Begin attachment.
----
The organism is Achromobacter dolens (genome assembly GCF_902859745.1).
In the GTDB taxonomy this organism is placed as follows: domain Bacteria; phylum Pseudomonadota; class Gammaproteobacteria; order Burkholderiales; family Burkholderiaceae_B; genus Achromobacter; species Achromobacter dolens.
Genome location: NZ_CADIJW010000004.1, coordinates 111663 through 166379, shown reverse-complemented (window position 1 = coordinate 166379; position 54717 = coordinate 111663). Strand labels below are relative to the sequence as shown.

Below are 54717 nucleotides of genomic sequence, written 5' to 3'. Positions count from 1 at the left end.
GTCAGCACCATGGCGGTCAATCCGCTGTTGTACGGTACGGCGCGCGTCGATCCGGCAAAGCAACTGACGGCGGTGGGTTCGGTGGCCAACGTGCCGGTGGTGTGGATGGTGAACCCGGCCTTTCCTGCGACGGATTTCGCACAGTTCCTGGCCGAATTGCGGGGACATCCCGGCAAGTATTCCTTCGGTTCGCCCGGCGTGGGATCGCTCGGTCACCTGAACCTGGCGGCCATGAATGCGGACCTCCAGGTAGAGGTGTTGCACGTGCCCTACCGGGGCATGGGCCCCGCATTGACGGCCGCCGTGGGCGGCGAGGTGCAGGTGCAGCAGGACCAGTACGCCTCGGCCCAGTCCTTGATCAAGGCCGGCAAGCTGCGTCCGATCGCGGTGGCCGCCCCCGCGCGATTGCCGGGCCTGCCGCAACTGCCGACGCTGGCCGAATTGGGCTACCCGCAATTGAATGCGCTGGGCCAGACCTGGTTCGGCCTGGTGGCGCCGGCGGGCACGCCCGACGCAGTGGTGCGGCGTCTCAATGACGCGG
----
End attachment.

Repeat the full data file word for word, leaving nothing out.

The organism is Achromobacter dolens (genome assembly GCF_902859745.1).
In the GTDB taxonomy this organism is placed as follows: domain Bacteria; phylum Pseudomonadota; class Gammaproteobacteria; order Burkholderiales; family Burkholderiaceae_B; genus Achromobacter; species Achromobacter dolens.
Genome location: NZ_CADIJW010000004.1, coordinates 111663 through 166379, shown reverse-complemented (window position 1 = coordinate 166379; position 54717 = coordinate 111663). Strand labels below are relative to the sequence as shown.

Below are 54717 nucleotides of genomic sequence, written 5' to 3'. Positions count from 1 at the left end.
GTCAGCACCATGGCGGTCAATCCGCTGTTGTACGGTACGGCGCGCGTCGATCCGGCAAAGCAACTGACGGCGGTGGGTTCGGTGGCCAACGTGCCGGTGGTGTGGATGGTGAACCCGGCCTTTCCTGCGACGGATTTCGCACAGTTCCTGGCCGAATTGCGGGGACATCCCGGCAAGTATTCCTTCGGTTCGCCCGGCGTGGGATCGCTCGGTCACCTGAACCTGGCGGCCATGAATGCGGACCTCCAGGTAGAGGTGTTGCACGTGCCCTACCGGGGCATGGGCCCCGCATTGACGGCCGCCGTGGGCGGCGAGGTGCAGGTGCAGCAGGACCAGTACGCCTCGGCCCAGTCCTTGATCAAGGCCGGCAAGCTGCGTCCGATCGCGGTGGCCGCCCCCGCGCGATTGCCGGGCCTGCCGCAACTGCCGACGCTGGCCGAATTGGGCTACCCGCAATTGAATGCGCTGGGCCAGACCTGGTTCGGCCTGGTGGCGCCGGCGGGCACGCCCGACGCAGTGGTGCGGCGTCTCAATGACGCGG